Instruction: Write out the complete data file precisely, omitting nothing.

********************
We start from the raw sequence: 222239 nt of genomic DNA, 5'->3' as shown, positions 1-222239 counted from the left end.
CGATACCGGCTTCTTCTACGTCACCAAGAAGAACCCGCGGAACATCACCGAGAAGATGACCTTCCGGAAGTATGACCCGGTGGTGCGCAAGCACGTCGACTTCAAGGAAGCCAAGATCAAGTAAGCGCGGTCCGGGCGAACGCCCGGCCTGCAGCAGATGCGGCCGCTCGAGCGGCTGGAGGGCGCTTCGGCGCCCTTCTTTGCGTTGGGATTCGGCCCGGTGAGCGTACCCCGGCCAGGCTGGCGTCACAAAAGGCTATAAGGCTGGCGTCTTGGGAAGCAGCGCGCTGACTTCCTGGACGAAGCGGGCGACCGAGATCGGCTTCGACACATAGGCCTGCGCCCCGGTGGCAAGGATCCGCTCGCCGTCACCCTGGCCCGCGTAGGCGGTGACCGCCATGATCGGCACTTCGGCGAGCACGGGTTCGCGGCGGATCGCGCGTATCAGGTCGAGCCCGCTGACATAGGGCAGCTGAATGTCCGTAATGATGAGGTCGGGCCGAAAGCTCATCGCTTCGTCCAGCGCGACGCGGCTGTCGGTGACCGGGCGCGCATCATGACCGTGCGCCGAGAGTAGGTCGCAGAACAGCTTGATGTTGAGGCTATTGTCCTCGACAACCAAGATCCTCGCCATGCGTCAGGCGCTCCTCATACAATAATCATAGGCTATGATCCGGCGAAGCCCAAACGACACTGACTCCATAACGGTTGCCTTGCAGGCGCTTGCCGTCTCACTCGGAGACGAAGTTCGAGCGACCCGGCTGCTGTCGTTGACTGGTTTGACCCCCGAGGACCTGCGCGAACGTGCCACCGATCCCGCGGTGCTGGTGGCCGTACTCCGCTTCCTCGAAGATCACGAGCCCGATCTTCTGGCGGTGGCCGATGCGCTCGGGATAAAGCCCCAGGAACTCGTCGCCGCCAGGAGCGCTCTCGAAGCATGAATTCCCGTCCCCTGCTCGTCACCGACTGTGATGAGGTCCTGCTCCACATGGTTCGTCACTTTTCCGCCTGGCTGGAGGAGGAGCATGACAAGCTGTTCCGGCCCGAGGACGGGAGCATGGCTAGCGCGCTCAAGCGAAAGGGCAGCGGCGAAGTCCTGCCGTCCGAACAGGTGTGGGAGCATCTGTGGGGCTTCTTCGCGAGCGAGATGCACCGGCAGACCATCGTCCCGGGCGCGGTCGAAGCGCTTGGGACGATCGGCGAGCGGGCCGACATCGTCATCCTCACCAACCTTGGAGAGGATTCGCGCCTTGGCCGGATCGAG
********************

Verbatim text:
We start from the raw sequence: 222239 nt of genomic DNA, 5'->3' as shown, positions 1-222239 counted from the left end.
CGATACCGGCTTCTTCTACGTCACCAAGAAGAACCCGCGGAACATCACCGAGAAGATGACCTTCCGGAAGTATGACCCGGTGGTGCGCAAGCACGTCGACTTCAAGGAAGCCAAGATCAAGTAAGCGCGGTCCGGGCGAACGCCCGGCCTGCAGCAGATGCGGCCGCTCGAGCGGCTGGAGGGCGCTTCGGCGCCCTTCTTTGCGTTGGGATTCGGCCCGGTGAGCGTACCCCGGCCAGGCTGGCGTCACAAAAGGCTATAAGGCTGGCGTCTTGGGAAGCAGCGCGCTGACTTCCTGGACGAAGCGGGCGACCGAGATCGGCTTCGACACATAGGCCTGCGCCCCGGTGGCAAGGATCCGCTCGCCGTCACCCTGGCCCGCGTAGGCGGTGACCGCCATGATCGGCACTTCGGCGAGCACGGGTTCGCGGCGGATCGCGCGTATCAGGTCGAGCCCGCTGACATAGGGCAGCTGAATGTCCGTAATGATGAGGTCGGGCCGAAAGCTCATCGCTTCGTCCAGCGCGACGCGGCTGTCGGTGACCGGGCGCGCATCATGACCGTGCGCCGAGAGTAGGTCGCAGAACAGCTTGATGTTGAGGCTATTGTCCTCGACAACCAAGATCCTCGCCATGCGTCAGGCGCTCCTCATACAATAATCATAGGCTATGATCCGGCGAAGCCCAAACGACACTGACTCCATAACGGTTGCCTTGCAGGCGCTTGCCGTCTCACTCGGAGACGAAGTTCGAGCGACCCGGCTGCTGTCGTTGACTGGTTTGACCCCCGAGGACCTGCGCGAACGTGCCACCGATCCCGCGGTGCTGGTGGCCGTACTCCGCTTCCTCGAAGATCACGAGCCCGATCTTCTGGCGGTGGCCGATGCGCTCGGGATAAAGCCCCAGGAACTCGTCGCCGCCAGGAGCGCTCTCGAAGCATGAATTCCCGTCCCCTGCTCGTCACCGACTGTGATGAGGTCCTGCTCCACATGGTTCGTCACTTTTCCGCCTGGCTGGAGGAGGAGCATGACAAGCTGTTCCGGCCCGAGGACGGGAGCATGGCTAGCGCGCTCAAGCGAAAGGGCAGCGGCGAAGTCCTGCCGTCCGAACAGGTGTGGGAGCATCTGTGGGGCTTCTTCGCGAGCGAGATGCACCGGCAGACCATCGTCCCGGGCGCGGTCGAAGCGCTTGGGACGATCGGCGAGCGGGCCGACATCGTCATCCTCACCAACCTTGGAGAGGATTCGCGCCTTGGCCGGATCGAG